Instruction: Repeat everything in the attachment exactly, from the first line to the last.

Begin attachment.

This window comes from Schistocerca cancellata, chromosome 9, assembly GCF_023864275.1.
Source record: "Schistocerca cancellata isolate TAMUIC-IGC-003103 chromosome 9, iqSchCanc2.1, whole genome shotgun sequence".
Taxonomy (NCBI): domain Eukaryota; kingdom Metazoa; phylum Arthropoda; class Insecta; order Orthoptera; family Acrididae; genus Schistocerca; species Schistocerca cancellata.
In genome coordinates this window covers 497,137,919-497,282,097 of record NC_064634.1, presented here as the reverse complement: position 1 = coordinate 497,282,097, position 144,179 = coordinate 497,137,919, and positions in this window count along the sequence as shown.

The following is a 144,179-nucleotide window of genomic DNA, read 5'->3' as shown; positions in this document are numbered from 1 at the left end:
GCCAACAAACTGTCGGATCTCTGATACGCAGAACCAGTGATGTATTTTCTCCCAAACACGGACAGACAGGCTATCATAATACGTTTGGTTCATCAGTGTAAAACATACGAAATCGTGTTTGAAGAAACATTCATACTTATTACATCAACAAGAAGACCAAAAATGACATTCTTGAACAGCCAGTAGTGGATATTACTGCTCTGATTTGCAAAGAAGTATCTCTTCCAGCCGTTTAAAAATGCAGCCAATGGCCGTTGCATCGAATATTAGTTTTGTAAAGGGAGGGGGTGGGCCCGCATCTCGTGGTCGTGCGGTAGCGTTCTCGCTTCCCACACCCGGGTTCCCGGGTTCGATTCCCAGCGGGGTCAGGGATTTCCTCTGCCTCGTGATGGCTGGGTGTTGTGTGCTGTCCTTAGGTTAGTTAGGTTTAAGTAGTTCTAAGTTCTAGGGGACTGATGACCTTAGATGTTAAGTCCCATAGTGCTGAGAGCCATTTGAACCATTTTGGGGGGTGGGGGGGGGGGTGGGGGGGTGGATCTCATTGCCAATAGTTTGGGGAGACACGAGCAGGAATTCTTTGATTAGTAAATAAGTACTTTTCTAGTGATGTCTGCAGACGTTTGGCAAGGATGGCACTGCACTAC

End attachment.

This window comes from Schistocerca cancellata, chromosome 9, assembly GCF_023864275.1.
Source record: "Schistocerca cancellata isolate TAMUIC-IGC-003103 chromosome 9, iqSchCanc2.1, whole genome shotgun sequence".
Taxonomy (NCBI): domain Eukaryota; kingdom Metazoa; phylum Arthropoda; class Insecta; order Orthoptera; family Acrididae; genus Schistocerca; species Schistocerca cancellata.
In genome coordinates this window covers 497,137,919-497,282,097 of record NC_064634.1, presented here as the reverse complement: position 1 = coordinate 497,282,097, position 144,179 = coordinate 497,137,919, and positions in this window count along the sequence as shown.

The following is a 144,179-nucleotide window of genomic DNA, read 5'->3' as shown; positions in this document are numbered from 1 at the left end:
GCCAACAAACTGTCGGATCTCTGATACGCAGAACCAGTGATGTATTTTCTCCCAAACACGGACAGACAGGCTATCATAATACGTTTGGTTCATCAGTGTAAAACATACGAAATCGTGTTTGAAGAAACATTCATACTTATTACATCAACAAGAAGACCAAAAATGACATTCTTGAACAGCCAGTAGTGGATATTACTGCTCTGATTTGCAAAGAAGTATCTCTTCCAGCCGTTTAAAAATGCAGCCAATGGCCGTTGCATCGAATATTAGTTTTGTAAAGGGAGGGGGTGGGCCCGCATCTCGTGGTCGTGCGGTAGCGTTCTCGCTTCCCACACCCGGGTTCCCGGGTTCGATTCCCAGCGGGGTCAGGGATTTCCTCTGCCTCGTGATGGCTGGGTGTTGTGTGCTGTCCTTAGGTTAGTTAGGTTTAAGTAGTTCTAAGTTCTAGGGGACTGATGACCTTAGATGTTAAGTCCCATAGTGCTGAGAGCCATTTGAACCATTTTGGGGGGTGGGGGGGGGGGTGGGGGGGTGGATCTCATTGCCAATAGTTTGGGGAGACACGAGCAGGAATTCTTTGATTAGTAAATAAGTACTTTTCTAGTGATGTCTGCAGACGTTTGGCAAGGATGGCACTGCACTAC